Unintentional fatal firearm injuries and those involving a police officer currently cluster in distinct geographical areas of the USA, reveals research published in the journal Injury Prevention.
In states where injuries are disproportionately common due to differences in policy or culture, a map identifying the most distinctive injury death in each state could help policymakers and advocates to push for change, say the researchers.
In an effort to find out the most distinctive cause of injury death in each state, the researchers mined data from the Centers for Disease Control and Prevention, focusing in particular on rates that were higher than the national average.
The data were further analysed to find out whether differences in measurement might account for any distinctive patterns.
Two particularly striking geographical patterns emerged. A cluster of seven states in Appalachia and the Southeast had high relative rates of unintentional firearm deaths – around two to four times the national average.
These states were Alabama, Arkansas, Kentucky, Louisiana, South Carolina, Tennessee and West Virginia. None of them is among the 18 states that has legislation on the safe storage of firearms, also referred to as child access prevention laws, the researchers point out.
And five states on the West coast had high relative rates of ‘legal intervention’ deaths – whereby a suspect or bystander is killed by a police officer or when a police officer is killed in the line of duty – of around two to three-and-a-half times the national average.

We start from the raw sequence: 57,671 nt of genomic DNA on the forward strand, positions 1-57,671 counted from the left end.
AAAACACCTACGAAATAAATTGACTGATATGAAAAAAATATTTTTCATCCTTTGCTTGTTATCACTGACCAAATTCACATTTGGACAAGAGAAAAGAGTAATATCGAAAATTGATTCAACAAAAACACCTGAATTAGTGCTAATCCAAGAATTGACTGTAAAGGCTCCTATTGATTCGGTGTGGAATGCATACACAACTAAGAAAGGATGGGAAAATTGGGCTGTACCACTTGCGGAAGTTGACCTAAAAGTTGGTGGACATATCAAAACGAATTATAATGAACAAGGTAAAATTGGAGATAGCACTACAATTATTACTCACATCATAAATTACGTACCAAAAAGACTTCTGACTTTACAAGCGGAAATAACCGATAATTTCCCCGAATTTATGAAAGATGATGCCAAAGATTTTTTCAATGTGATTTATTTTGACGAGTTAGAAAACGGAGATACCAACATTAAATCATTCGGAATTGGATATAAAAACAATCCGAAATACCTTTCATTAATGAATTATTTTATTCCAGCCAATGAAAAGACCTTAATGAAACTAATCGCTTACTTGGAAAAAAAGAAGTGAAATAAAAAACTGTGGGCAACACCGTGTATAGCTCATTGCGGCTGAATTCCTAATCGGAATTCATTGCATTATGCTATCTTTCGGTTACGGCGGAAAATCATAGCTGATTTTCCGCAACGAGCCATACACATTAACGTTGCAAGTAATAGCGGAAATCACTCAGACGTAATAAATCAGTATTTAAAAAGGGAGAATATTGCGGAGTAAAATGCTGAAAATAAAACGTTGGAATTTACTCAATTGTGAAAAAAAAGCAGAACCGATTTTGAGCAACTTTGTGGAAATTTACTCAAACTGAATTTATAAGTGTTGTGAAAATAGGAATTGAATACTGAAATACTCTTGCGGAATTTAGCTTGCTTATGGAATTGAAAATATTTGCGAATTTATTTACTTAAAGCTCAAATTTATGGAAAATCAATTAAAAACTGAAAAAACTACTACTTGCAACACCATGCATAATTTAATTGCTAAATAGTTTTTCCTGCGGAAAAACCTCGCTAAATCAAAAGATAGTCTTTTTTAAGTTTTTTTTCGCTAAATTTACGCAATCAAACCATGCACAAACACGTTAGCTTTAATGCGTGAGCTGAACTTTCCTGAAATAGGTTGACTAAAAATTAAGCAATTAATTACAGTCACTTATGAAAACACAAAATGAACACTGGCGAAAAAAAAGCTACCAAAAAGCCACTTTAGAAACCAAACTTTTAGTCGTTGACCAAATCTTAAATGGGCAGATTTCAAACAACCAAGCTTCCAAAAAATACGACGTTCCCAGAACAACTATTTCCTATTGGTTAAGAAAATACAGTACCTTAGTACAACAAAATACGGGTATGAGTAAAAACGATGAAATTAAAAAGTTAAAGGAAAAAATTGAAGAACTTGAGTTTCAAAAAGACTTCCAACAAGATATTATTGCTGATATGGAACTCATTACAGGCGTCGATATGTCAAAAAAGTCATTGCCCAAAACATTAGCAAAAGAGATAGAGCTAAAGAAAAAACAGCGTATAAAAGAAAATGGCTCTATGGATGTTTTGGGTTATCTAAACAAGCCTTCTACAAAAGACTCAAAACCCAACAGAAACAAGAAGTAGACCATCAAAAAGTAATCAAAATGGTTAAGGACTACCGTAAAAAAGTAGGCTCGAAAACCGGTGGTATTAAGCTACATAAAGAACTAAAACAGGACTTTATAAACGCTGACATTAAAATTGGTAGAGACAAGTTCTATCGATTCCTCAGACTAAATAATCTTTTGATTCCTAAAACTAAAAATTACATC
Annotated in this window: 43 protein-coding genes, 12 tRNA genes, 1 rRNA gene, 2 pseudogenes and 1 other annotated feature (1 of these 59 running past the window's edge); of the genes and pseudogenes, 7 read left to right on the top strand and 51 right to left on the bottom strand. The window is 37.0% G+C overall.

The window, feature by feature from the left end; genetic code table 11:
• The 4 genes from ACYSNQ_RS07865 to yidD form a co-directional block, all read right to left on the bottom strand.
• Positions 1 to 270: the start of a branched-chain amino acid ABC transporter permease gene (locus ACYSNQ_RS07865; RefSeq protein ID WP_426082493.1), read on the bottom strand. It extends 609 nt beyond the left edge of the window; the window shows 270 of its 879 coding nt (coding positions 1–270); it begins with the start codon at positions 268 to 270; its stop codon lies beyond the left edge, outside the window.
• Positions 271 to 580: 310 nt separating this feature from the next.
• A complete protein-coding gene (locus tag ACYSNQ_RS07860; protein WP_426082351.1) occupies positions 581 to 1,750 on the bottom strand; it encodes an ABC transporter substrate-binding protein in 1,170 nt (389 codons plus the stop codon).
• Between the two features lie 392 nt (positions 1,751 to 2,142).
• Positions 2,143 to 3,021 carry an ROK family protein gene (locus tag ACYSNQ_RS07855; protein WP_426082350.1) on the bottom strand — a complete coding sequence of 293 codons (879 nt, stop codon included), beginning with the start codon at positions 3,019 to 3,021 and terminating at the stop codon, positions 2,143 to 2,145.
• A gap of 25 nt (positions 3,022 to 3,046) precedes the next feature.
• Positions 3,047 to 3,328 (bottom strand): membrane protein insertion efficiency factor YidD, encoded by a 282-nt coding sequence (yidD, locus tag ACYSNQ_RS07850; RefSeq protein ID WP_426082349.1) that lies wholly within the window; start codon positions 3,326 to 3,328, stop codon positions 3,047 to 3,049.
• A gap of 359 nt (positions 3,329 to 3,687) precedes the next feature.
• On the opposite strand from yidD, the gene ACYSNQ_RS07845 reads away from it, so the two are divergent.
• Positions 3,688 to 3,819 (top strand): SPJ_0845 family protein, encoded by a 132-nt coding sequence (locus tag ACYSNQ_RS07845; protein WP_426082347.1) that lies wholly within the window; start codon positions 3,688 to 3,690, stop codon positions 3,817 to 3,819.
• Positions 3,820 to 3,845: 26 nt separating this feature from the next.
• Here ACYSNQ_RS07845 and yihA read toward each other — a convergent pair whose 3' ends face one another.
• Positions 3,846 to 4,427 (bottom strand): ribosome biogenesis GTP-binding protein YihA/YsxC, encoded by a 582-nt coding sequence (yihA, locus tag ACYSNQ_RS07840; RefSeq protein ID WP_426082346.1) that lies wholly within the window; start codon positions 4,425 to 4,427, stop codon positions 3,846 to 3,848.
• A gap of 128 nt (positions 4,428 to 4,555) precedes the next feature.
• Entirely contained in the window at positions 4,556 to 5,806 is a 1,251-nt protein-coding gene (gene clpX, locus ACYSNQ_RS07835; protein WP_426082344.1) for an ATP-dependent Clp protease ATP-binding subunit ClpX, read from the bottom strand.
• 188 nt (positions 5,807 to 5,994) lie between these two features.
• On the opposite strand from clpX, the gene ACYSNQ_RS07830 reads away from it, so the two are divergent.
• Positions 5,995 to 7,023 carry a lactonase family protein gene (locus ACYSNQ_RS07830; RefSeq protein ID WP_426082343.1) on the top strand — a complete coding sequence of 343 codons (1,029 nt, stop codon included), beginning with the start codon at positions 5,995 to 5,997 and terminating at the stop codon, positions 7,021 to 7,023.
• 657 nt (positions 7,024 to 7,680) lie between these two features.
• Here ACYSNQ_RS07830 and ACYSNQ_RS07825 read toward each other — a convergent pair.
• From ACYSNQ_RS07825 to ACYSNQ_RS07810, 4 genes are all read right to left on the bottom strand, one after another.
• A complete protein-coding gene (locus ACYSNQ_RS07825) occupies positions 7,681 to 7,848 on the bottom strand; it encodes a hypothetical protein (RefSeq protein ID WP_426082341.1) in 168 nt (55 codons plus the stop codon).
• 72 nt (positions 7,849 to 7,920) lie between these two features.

These states were California, Oregon, Nevada, New Mexico and Utah.
Legal intervention deaths are not always accurately recorded and classified, say the researchers. But data from Fatal Encounters, an organization that tracks citizens killed by law enforcement, shows that between 2010 and 2014, almost a third of these deaths occurred in the five states even though these states make up just 16% of the population.
This suggests that these states may still have disproportionately high rates of legal intervention deaths, say the researchers.
Elsewhere, rural, Western, and Midwestern states tended to have higher rates of vehicle, machinery and natural/environmental injury deaths, which are probably related to the larger areas of wilderness and agricultural land in these states, suggest the researchers.
An unintentional passenger injury sustained during a car crash was the most distinctive injury death in Montana, South Dakota, and Nebraska.
Four recognized indicators of motor vehicle safety – primary seatbelt law, mandatory ignition key locks for convicted drunk drivers, booster seats, and night time driving restrictions for teens – are completely absent in Montana while South Dakota and Nebraska only have one each. This compares with an average of two per state nationally.
Further analyses of the way in which injury deaths were coded and measured indicated that use of “undetermined intent” classifications and the level of detail used in coding motor vehicle crashes varied substantially by state.
“This study is the first to our knowledge that applies the ‘most distinctive’ map methodology to injury epidemiology and prevention,” write the researchers.
“These findings can help policymakers and public health practitioners identify injuries that, while not necessarily the most burdensome, warrant attention as the most distinctive injury death in their states,” they say.
They add: “In states where injuries are distinctive due to differences in policy or culture, the results could also be a useful tool for advocates who could assert ‘Not only is this injury a problem, it is a problem that we as a state are distinctively bad at addressing’.”